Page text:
Irvine’s early attention to infrastructure pays off

by Ellen Bell

EVERY GREAT CITY is built upon a solid foundation, known as its infrastructure.

Across America, it’s often overlooked or crumbling. In Irvine, however, this infrastructure was master planned before the first home was built — anticipating future needs in a way that never before had been tried.

Because of this, residents enjoy these benefits:

A smarter street system: Irvine’s hierarchical road system moves traffic around neighborhoods instead of through them. This not only keeps neighborhood streets quiet, it deters crime by eliminating the random motorists found on grid-style street systems used in most cities.

Alternative transportation: More than 360 miles of bike trails, Amtrak and Metrolink service, and the iShuttle, a system that takes commuters from the station to the office, all combine to take cars off the road and relieve congestion.

Light synchronization: Traffic lights talk to each other in Irvine. Key intersections in Irvine are synced to avoid waiting when there’s no cross traffic.

Smooth roads: Irvine’s streets came out among the smoothest in the state in a California survey of 482 cities. This can be attributed to continual funding for road improvements across town.

Recycled water: Irvine’s recycled-water system was one of the first in the U.S., with more than 500 miles of purple pipes that deliver recycled water for landscaping — saving 8.5 billion gallons each year for drinking water.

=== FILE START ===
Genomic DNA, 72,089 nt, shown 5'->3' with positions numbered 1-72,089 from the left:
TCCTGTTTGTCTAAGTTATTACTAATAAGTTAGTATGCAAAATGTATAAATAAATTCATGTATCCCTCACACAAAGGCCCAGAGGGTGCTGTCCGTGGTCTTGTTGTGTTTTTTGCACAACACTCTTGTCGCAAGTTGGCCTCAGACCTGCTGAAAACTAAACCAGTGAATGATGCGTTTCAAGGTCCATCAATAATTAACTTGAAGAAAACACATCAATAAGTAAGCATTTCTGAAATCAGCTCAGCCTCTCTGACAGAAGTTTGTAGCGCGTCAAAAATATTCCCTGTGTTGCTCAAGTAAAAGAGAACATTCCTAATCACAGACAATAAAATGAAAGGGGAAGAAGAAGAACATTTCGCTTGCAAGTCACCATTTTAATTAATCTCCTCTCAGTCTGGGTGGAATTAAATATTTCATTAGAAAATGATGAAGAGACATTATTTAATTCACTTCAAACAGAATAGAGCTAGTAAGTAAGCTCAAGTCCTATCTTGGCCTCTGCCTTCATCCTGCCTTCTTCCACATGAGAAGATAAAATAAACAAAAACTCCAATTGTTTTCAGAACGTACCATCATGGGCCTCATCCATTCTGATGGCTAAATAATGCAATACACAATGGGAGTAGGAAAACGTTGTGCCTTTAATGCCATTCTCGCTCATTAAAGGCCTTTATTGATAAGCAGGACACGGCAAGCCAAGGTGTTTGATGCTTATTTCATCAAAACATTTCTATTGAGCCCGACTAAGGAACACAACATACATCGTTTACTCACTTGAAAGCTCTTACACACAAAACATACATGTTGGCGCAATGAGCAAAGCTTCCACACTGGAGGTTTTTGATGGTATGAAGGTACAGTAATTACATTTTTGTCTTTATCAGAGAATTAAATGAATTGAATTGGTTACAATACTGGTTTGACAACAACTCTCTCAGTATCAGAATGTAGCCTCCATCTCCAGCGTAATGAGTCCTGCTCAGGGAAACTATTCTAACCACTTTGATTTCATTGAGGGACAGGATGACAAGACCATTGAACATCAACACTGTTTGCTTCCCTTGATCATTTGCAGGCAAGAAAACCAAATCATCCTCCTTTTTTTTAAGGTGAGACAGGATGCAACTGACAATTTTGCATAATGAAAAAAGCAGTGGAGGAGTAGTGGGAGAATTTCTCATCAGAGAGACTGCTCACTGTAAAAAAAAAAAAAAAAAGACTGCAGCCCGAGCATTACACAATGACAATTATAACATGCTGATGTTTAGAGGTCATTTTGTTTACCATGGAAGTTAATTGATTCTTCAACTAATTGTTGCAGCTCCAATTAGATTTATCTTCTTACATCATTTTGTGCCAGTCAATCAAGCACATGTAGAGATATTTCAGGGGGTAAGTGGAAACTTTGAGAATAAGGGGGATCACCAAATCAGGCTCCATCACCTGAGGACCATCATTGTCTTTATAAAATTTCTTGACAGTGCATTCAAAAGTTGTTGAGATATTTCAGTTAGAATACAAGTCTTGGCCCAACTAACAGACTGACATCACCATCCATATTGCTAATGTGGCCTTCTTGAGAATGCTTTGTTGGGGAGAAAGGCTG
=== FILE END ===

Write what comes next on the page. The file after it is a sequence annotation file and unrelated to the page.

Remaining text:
Reliable water supply: Sixteen reservoirs located throughout the city store 1.6 billion gallons of water for a reliable local water supply.

Fiber-optic cable: Early planning anticipated the future. That’s why Irvine, along with utility partners Cox and SCE, has been able to install fiber-optic networks ahead of other cities. That includes industry-leading Google Fiber.

Hybrid electric buildings: Irvine has the world’s first fleet of hybrid-electric office buildings. These buildings use Tesla batteries that reduce enough power demand during peak hours to serve 10,000 homes.

Michelson Water Recycling Plant, 1976.
Final portion of striping on Alton Parkway.
Traffic light installation at Barranca and Jeffrey.